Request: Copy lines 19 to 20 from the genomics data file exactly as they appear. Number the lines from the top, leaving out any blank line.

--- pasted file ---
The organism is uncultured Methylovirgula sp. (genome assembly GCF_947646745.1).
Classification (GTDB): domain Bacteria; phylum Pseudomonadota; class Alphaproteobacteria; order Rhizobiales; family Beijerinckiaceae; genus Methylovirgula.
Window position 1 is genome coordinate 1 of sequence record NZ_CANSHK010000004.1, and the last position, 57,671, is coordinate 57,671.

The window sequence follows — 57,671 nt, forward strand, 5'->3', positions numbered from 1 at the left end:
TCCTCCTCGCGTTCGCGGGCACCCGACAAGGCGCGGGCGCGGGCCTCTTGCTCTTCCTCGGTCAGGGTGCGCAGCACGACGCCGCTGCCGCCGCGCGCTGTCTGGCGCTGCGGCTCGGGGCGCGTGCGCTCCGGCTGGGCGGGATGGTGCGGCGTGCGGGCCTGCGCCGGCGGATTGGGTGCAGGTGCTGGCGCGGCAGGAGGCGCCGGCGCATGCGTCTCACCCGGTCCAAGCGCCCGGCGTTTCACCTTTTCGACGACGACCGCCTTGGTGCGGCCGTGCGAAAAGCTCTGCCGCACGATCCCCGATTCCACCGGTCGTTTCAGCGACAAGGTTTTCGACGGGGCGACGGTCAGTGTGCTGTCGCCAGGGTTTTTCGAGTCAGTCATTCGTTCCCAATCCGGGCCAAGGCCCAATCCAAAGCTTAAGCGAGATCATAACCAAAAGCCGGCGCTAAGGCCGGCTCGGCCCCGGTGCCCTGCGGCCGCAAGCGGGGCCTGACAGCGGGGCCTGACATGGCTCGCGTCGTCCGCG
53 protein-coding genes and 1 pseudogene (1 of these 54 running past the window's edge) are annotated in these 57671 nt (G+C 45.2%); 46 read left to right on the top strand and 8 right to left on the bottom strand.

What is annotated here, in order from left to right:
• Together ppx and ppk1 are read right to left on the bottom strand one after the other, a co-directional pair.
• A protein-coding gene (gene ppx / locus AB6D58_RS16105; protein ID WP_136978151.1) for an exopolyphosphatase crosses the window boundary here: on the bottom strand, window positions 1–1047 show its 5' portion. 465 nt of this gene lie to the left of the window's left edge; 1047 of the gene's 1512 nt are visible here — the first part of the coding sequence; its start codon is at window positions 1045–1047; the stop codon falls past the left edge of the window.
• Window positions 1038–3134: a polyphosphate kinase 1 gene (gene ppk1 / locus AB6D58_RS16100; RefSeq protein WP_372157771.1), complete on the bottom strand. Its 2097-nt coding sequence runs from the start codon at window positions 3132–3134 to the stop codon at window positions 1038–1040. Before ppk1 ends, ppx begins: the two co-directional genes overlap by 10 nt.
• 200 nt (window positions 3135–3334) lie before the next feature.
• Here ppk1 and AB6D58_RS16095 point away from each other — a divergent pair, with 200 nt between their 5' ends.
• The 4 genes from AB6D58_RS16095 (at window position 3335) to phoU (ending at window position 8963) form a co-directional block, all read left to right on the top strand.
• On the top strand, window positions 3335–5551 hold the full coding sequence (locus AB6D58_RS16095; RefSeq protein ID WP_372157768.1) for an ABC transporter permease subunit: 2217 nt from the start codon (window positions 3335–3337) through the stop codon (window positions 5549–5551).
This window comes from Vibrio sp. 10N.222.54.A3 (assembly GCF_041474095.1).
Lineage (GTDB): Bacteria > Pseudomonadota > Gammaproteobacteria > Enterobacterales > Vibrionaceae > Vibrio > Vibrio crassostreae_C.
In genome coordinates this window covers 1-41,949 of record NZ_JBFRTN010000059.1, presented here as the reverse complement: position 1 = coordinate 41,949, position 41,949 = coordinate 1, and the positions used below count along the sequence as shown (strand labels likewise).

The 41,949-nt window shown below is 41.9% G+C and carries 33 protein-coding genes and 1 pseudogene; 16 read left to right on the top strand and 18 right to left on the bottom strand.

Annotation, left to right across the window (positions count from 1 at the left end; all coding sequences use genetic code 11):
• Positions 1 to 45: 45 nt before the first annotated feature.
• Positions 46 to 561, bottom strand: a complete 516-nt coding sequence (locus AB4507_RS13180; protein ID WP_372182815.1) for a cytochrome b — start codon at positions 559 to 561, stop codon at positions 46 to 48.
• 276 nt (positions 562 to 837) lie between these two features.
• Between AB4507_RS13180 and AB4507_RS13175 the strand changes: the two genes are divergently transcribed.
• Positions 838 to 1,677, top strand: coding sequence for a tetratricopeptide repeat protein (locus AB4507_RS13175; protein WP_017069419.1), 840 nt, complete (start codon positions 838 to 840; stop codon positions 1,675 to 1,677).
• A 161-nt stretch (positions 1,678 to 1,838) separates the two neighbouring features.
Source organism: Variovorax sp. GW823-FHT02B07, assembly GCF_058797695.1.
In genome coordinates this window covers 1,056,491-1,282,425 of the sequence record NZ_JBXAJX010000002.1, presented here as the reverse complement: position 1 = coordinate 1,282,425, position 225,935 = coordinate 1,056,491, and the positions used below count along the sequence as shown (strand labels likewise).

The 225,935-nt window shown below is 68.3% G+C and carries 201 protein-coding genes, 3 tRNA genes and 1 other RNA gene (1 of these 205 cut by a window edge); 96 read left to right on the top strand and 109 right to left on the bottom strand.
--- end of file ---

Annotation, left to right across the window (positions count from 1 at the left end; all coding sequences use genetic code 11):
• Positions 1 to 45: 45 nt before the first annotated feature.